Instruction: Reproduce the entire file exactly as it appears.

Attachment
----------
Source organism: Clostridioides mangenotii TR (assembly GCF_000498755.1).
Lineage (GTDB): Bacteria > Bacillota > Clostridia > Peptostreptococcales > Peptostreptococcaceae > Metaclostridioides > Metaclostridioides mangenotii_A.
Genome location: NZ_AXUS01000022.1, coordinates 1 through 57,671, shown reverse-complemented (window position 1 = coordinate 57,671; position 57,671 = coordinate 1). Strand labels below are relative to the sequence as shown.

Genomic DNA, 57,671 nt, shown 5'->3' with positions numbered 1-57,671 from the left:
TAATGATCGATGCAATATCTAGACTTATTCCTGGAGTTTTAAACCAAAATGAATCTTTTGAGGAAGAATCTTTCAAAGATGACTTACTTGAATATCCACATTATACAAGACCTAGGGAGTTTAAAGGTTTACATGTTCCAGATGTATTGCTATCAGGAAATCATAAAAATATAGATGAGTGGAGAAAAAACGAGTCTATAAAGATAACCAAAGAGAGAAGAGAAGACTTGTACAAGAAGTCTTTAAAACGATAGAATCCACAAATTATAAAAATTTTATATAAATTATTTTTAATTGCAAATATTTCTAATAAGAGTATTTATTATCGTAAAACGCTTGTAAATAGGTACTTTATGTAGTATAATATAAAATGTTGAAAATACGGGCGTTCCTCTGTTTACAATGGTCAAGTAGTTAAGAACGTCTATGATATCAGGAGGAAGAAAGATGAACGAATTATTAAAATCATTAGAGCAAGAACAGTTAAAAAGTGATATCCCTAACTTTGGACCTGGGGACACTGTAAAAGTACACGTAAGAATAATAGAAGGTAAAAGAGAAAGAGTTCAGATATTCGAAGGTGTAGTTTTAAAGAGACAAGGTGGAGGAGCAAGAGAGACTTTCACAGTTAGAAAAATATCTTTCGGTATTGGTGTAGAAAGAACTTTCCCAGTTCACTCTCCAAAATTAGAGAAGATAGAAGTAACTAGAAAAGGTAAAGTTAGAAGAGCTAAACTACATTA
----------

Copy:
Source organism: Clostridioides mangenotii TR (assembly GCF_000498755.1).
Lineage (GTDB): Bacteria > Bacillota > Clostridia > Peptostreptococcales > Peptostreptococcaceae > Metaclostridioides > Metaclostridioides mangenotii_A.
Genome location: NZ_AXUS01000022.1, coordinates 1 through 57,671, shown reverse-complemented (window position 1 = coordinate 57,671; position 57,671 = coordinate 1). Strand labels below are relative to the sequence as shown.

Genomic DNA, 57,671 nt, shown 5'->3' with positions numbered 1-57,671 from the left:
TAATGATCGATGCAATATCTAGACTTATTCCTGGAGTTTTAAACCAAAATGAATCTTTTGAGGAAGAATCTTTCAAAGATGACTTACTTGAATATCCACATTATACAAGACCTAGGGAGTTTAAAGGTTTACATGTTCCAGATGTATTGCTATCAGGAAATCATAAAAATATAGATGAGTGGAGAAAAAACGAGTCTATAAAGATAACCAAAGAGAGAAGAGAAGACTTGTACAAGAAGTCTTTAAAACGATAGAATCCACAAATTATAAAAATTTTATATAAATTATTTTTAATTGCAAATATTTCTAATAAGAGTATTTATTATCGTAAAACGCTTGTAAATAGGTACTTTATGTAGTATAATATAAAATGTTGAAAATACGGGCGTTCCTCTGTTTACAATGGTCAAGTAGTTAAGAACGTCTATGATATCAGGAGGAAGAAAGATGAACGAATTATTAAAATCATTAGAGCAAGAACAGTTAAAAAGTGATATCCCTAACTTTGGACCTGGGGACACTGTAAAAGTACACGTAAGAATAATAGAAGGTAAAAGAGAAAGAGTTCAGATATTCGAAGGTGTAGTTTTAAAGAGACAAGGTGGAGGAGCAAGAGAGACTTTCACAGTTAGAAAAATATCTTTCGGTATTGGTGTAGAAAGAACTTTCCCAGTTCACTCTCCAAAATTAGAGAAGATAGAAGTAACTAGAAAAGGTAAAGTTAGAAGAGCTAAACTACATTA